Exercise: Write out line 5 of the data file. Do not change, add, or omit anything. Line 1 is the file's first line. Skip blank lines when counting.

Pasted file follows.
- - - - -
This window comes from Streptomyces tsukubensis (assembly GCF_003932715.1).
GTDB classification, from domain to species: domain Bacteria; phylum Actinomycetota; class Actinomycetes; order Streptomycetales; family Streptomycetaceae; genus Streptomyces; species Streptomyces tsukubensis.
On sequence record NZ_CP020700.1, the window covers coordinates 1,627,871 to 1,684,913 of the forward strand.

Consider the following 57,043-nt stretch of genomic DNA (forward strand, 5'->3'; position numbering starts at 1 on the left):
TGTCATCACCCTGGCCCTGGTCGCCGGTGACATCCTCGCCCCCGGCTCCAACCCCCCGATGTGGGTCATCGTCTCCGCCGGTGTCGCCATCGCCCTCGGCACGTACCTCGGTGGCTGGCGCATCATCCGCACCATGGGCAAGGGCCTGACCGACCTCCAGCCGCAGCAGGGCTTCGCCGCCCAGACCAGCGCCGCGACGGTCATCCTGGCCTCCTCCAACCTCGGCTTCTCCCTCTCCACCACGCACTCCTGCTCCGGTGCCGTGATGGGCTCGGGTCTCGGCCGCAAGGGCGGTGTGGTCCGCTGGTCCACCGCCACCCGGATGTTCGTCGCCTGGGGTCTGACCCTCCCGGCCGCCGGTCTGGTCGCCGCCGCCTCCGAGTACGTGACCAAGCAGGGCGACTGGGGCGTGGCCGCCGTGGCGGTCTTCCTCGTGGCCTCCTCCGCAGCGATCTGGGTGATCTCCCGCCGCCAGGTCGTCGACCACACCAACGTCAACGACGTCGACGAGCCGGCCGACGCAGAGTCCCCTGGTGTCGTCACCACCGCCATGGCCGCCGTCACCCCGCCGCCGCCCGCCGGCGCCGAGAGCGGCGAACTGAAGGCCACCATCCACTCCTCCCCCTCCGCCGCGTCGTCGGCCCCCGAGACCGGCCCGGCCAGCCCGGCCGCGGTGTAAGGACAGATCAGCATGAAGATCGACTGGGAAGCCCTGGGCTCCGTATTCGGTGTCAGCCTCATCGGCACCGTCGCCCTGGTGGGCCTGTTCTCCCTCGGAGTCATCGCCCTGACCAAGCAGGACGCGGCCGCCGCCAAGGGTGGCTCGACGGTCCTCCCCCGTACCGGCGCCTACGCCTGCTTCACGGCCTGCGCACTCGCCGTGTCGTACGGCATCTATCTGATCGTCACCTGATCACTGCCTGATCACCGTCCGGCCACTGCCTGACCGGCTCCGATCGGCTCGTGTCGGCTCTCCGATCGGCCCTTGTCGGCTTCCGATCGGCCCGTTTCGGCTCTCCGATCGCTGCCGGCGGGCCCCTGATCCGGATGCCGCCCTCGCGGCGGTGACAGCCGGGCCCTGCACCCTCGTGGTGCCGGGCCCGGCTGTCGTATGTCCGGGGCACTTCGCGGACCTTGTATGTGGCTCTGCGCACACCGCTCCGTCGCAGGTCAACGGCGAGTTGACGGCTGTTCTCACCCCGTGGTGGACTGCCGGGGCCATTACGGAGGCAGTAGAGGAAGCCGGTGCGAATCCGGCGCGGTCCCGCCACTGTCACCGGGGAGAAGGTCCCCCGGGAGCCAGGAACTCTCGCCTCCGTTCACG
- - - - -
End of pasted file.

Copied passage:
TGTCATCACCCTGGCCCTGGTCGCCGGTGACATCCTCGCCCCCGGCTCCAACCCCCCGATGTGGGTCATCGTCTCCGCCGGTGTCGCCATCGCCCTCGGCACGTACCTCGGTGGCTGGCGCATCATCCGCACCATGGGCAAGGGCCTGACCGACCTCCAGCCGCAGCAGGGCTTCGCCGCCCAGACCAGCGCCGCGACGGTCATCCTGGCCTCCTCCAACCTCGGCTTCTCCCTCTCCACCACGCACTCCTGCTCCGGTGCCGTGATGGGCTCGGGTCTCGGCCGCAAGGGCGGTGTGGTCCGCTGGTCCACCGCCACCCGGATGTTCGTCGCCTGGGGTCTGACCCTCCCGGCCGCCGGTCTGGTCGCCGCCGCCTCCGAGTACGTGACCAAGCAGGGCGACTGGGGCGTGGCCGCCGTGGCGGTCTTCCTCGTGGCCTCCTCCGCAGCGATCTGGGTGATCTCCCGCCGCCAGGTCGTCGACCACACCAACGTCAACGACGTCGACGAGCCGGCCGACGCAGAGTCCCCTGGTGTCGTCACCACCGCCATGGCCGCCGTCACCCCGCCGCCGCCCGCCGGCGCCGAGAGCGGCGAACTGAAGGCCACCATCCACTCCTCCCCCTCCGCCGCGTCGTCGGCCCCCGAGACCGGCCCGGCCAGCCCGGCCGCGGTGTAAGGACAGATCAGCATGAAGATCGACTGGGAAGCCCTGGGCTCCGTATTCGGTGTCAGCCTCATCGGCACCGTCGCCCTGGTGGGCCTGTTCTCCCTCGGAGTCATCGCCCTGACCAAGCAGGACGCGGCCGCCGCCAAGGGTGGCTCGACGGTCCTCCCCCGTACCGGCGCCTACGCCTGCTTCACGGCCTGCGCACTCGCCGTGTCGTACGGCATCTATCTGATCGTCACCTGATCACTGCCTGATCACCGTCCGGCCACTGCCTGACCGGCTCCGATCGGCTCGTGTCGGCTCTCCGATCGGCCCTTGTCGGCTTCCGATCGGCCCGTTTCGGCTCTCCGATCGCTGCCGGCGGGCCCCTGATCCGGATGCCGCCCTCGCGGCGGTGACAGCCGGGCCCTGCACCCTCGTGGTGCCGGGCCCGGCTGTCGTATGTCCGGGGCACTTCGCGGACCTTGTATGTGGCTCTGCGCACACCGCTCCGTCGCAGGTCAACGGCGAGTTGACGGCTGTTCTCACCCCGTGGTGGACTGCCGGGGCCATTACGGAGGCAGTAGAGGAAGCCGGTGCGAATCCGGCGCGGTCCCGCCACTGTCACCGGGGAGAAGGTCCCCCGGGAGCCAGGAACTCTCGCCTCCGTTCACG